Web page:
Simon Starling / Superflex and Ephemeropterae˜

Simon Starling / Superflex and Ephemeropterae˜

Thyssen-Bornemisza Art Contemporary (TBA21)

Simon Starling, Prouvé (Road Test), 2012. Truck, Jean Prouvé Shed roof section, 1956.*

May 22, 2012

Simon Starling / Superflex
Reprototypes, Triangulations and Road Tests
May 30–September 23, 2012
Opening: May 29, 2012

(Performer, Audience, Word, Spoken, Garden, Friday, Evening)
Performance series every Friday at the Ephemeropterae˜ pavilion, designed by David Adjaye 
June–September 2012
Opening: June 1, 2012, 5–10 pm
With words by Karl Holmqvist, Cerith Wyn Evans and Lydia Lunch 
and sounds by Christian Fennesz and Zavoloka

Thyssen-Bornemisza Art
Scherzergasse 1A, 1020 Vienna

Turner Prize winner Simon Starling (born 1967) has been invited to work in collaboration with the Danish artists group Superflex to inaugurate and unfold the new Thyssen-Bornemisza Art Contemporary exhibition space at Augarten—a striking modern pavilion structure completed in 1957 as an artists’ workshop—with a presentation of works from the TBA21 collection and several new projects developed for Vienna. Reprototypes, Triangulations and Road Tests conflates seven seminal works by Simon Starling and Superflex in a dialogical setting—among them Exposition (2004); Three Birds, Seven Stories, Interpolation and Bifurcations (2007–8); D1 – Z1 (22,686,575:1) (2009); Black Out (2009); and Kuh (2012).

These works “collapse” as unstable complexes around pertinent themes and present us with an exhibition that proposes triangulated speculations articulated by undisciplined objects, piercing through the layers of time and history and revisiting long-held certainties. Posited as reprototypes, they reveal various strategies for siting the contemporary within the modern, resuscitating objects and innovations out of obsolescence, testing their contemporary vitality and thus disrupting the self-sufficiency of the modernist canon. To that effect, Starling and Superflex transform the Augarten back into a workshop, reactivating the spaces and the garden, giving rise to strange alignments and unexpected presences. A set of blackout lamps, designed in 1942 by Poul Henningsen for the Tivoli amusement park in Copenhagen as liminal illumination during wartime, span the entire space in regular intervals but at a slightly disorienting angle. An elegant winglike and “light-hungry” Shed roof, originally designed by Jean Prouvé in 1952, is mounted on a truck, playing out an almost parodic relationship to the vast north-facing windows of the studios. This work, Prouvé (Road Test) (2012), will have performed a test drive on the runway of an airfield, road-testing the aspirational, aerodynamic exoskeleton.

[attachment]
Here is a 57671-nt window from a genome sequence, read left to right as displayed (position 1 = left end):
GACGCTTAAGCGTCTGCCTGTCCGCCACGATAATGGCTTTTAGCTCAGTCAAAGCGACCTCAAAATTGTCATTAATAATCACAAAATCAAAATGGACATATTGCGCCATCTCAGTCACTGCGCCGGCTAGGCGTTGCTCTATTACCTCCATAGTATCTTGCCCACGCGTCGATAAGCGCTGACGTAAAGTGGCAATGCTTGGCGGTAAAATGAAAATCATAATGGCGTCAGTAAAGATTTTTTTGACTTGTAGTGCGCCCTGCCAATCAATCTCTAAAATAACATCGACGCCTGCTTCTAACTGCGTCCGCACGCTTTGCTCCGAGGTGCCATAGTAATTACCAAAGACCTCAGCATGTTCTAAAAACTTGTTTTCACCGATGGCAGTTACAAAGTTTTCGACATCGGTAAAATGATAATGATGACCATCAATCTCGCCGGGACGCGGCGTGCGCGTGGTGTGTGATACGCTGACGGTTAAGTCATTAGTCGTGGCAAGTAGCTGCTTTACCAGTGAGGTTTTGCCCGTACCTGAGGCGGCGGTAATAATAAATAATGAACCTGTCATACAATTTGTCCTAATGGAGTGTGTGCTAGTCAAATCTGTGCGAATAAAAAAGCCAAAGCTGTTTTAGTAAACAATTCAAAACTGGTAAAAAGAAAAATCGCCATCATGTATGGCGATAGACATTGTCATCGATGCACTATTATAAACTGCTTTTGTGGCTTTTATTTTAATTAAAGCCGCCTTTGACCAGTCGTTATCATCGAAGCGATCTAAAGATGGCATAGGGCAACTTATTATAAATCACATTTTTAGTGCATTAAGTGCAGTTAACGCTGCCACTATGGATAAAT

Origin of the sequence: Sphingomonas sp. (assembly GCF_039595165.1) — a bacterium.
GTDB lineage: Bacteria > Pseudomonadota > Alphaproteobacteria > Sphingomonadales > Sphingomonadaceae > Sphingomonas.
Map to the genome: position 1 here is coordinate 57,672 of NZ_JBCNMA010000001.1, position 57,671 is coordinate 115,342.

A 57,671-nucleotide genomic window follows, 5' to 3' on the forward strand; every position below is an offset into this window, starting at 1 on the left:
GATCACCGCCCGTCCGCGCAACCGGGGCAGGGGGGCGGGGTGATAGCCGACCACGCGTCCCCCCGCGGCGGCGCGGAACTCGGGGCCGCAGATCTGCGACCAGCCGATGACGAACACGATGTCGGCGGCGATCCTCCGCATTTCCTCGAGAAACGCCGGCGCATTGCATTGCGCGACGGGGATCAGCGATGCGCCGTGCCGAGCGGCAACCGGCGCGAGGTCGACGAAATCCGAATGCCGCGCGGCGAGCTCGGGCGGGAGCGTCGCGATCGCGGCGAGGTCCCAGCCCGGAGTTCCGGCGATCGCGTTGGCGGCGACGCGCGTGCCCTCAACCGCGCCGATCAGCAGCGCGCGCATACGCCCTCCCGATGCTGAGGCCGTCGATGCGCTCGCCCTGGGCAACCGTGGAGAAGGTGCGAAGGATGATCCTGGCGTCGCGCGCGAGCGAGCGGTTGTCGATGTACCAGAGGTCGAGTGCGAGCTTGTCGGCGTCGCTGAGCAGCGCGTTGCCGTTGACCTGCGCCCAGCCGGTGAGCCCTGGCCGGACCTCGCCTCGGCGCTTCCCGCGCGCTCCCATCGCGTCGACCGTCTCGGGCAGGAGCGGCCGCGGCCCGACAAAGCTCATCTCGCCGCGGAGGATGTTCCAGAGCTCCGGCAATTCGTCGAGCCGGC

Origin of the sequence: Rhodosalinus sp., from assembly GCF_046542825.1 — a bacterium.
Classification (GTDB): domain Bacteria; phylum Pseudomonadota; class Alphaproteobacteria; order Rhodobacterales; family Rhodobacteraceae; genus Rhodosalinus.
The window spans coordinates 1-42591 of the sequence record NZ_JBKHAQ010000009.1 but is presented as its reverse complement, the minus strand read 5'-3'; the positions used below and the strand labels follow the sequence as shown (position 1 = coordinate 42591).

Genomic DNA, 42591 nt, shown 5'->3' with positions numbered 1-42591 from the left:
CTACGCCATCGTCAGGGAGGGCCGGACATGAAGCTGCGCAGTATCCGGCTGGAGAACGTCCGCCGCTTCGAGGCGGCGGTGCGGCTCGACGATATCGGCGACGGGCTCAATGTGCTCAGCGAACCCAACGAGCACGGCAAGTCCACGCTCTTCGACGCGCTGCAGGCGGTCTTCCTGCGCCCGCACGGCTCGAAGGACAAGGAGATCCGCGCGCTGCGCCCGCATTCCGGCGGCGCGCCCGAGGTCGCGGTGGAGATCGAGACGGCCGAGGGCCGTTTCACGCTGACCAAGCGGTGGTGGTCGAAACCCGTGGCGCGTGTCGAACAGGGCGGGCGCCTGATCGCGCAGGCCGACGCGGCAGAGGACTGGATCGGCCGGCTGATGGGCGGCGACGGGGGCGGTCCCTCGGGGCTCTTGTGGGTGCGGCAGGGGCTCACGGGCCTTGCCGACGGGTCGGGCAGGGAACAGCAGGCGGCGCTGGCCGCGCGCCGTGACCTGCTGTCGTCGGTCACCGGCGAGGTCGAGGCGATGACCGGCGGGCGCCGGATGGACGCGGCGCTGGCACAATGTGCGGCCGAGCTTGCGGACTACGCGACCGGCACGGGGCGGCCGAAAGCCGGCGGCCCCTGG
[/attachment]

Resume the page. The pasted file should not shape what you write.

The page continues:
The story of the sculptor Gustinus Ambrosi, the infamous commissioner of the Augarten studios, has been retraced on the occasion of TBA21s inaugural exhibition. Ambrosi’s passionate affection for a Tyrolean cow (named the “Queen”), which he handpicked as a model for a sculpture for the New Reich Chancellery in Berlin in 1942 and the close encounter between the contemporary use of the space and the reemergence of archival material illuminating Ambrosi’s role as an artist of the Third Reich is at the core of Kuh, a new project by Superflex. Two descendants of the “Queen” have been located in Tyrol and invited to graze—at least for the time being—in the Augarten. The cow is the portal to the past, and the doors have been reopened.

Curated by Daniela Zyman and Eva Wilson

Ephemeropterae˜ is a series of fifteen performative events developed by TBA21′s guest curator, Boris Ondreićka, and Daniela Zyman, held in the park at twilight every Friday evening as an exploration of the abilities of the spoken word to express the ephemeral, the apparently insignificant, and the imperfect; to reveal secrets; and to use the cadence and prosody of the voice, with its distinct variations of tone, color, timing, and inflection. Ephemeropterae˜—the term for insects that live only a day—oscillates between oral histories and storytelling, poetry and music, lectures, comment, rants, speech (from internal voices to messages from the beyond), and nonverbal communication.

By resisting definitions and directly addressing and engaging audiences, this series offers different approaches to the nature and experience of an oral practice that is not only rooted in every culture and civilization but is also reinvented for the 21st century, thereby revealing itself as one of the most consistent, potent, and thought-provoking sites in contemporary culture.

Press and information
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*Image above:
Simon Starling, Prouvé (Road Test), 2012. Truck, Jean Prouvé ‘Shed’ roof section, 1956.
© Jens Ziehe/ TBA21, 2012.

Simon Starling / Superflex and Ephemeropterae˜ at Thyssen-Bornemisza Art Contemporary
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Thyssen-Bornemisza Art Contemporary (TBA21)
May 22, 2012

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